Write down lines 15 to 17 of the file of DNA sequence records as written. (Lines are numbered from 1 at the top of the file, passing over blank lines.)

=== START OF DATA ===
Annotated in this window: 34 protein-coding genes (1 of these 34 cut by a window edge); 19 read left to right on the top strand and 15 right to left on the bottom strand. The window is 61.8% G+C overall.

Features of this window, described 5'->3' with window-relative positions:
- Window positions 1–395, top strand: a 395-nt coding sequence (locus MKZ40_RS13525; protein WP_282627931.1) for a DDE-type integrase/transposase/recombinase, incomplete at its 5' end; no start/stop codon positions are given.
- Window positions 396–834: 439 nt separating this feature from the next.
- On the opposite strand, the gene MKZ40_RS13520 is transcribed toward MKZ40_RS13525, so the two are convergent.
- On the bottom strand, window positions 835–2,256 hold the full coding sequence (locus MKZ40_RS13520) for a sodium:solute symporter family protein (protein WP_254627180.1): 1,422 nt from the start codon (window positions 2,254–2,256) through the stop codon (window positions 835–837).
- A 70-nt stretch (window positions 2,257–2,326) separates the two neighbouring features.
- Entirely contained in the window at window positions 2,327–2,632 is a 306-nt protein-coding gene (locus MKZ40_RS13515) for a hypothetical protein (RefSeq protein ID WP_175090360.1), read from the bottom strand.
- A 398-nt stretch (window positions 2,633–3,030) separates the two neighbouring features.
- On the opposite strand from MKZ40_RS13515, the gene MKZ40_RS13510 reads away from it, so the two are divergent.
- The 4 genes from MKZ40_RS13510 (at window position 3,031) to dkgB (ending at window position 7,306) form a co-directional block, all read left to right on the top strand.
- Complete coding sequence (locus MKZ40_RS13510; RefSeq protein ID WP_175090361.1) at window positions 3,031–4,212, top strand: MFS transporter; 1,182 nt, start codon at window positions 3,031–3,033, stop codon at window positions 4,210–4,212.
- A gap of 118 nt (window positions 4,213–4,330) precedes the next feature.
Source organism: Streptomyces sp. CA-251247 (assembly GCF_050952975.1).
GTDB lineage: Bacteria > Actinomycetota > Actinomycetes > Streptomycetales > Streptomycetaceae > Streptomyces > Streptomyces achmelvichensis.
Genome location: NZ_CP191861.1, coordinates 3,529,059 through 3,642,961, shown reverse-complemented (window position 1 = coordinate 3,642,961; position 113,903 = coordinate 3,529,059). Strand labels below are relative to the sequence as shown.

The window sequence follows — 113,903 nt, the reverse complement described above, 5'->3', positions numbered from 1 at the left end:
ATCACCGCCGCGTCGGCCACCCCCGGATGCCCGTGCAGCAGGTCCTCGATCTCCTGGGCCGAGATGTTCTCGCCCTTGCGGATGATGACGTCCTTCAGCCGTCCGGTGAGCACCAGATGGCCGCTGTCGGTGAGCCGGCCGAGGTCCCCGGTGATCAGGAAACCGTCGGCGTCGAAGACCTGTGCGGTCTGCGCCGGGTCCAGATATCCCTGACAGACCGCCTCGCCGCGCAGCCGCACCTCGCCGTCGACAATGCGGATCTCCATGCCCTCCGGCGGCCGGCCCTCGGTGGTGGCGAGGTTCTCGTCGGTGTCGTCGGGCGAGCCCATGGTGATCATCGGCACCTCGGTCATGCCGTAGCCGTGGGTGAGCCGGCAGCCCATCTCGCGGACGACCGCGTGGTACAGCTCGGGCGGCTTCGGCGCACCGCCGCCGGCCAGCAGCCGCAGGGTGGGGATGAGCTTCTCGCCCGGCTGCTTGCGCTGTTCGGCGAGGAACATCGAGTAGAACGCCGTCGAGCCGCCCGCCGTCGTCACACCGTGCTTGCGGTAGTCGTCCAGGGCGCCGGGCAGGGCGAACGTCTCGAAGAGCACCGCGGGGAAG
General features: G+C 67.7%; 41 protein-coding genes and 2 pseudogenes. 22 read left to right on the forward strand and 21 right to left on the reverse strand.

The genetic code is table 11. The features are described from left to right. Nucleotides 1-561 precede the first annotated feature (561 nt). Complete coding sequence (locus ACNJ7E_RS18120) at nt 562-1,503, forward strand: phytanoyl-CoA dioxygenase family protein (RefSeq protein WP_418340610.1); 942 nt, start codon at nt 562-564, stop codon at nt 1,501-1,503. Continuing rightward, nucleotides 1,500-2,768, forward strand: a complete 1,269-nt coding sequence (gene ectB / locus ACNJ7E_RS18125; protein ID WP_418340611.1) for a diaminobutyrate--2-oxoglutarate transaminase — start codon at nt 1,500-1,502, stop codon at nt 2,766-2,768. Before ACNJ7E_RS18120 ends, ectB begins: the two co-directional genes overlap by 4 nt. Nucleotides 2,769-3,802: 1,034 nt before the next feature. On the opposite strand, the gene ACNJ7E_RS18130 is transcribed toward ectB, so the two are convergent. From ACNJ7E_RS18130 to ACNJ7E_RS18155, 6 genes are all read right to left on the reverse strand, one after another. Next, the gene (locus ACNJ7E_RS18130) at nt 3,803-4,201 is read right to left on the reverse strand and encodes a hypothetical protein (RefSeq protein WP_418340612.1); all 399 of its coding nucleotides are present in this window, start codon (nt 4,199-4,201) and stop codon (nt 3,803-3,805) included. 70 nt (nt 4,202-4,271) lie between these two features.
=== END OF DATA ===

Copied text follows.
GTDB lineage: Bacteria > Actinomycetota > Actinomycetes > Streptomycetales > Streptomycetaceae > Streptomyces > Streptomyces achmelvichensis.
Genome location: NZ_CP191861.1, coordinates 3,529,059 through 3,642,961, shown reverse-complemented (window position 1 = coordinate 3,642,961; position 113,903 = coordinate 3,529,059). Strand labels below are relative to the sequence as shown.

The window sequence follows — 113,903 nt, the reverse complement described above, 5'->3', positions numbered from 1 at the left end: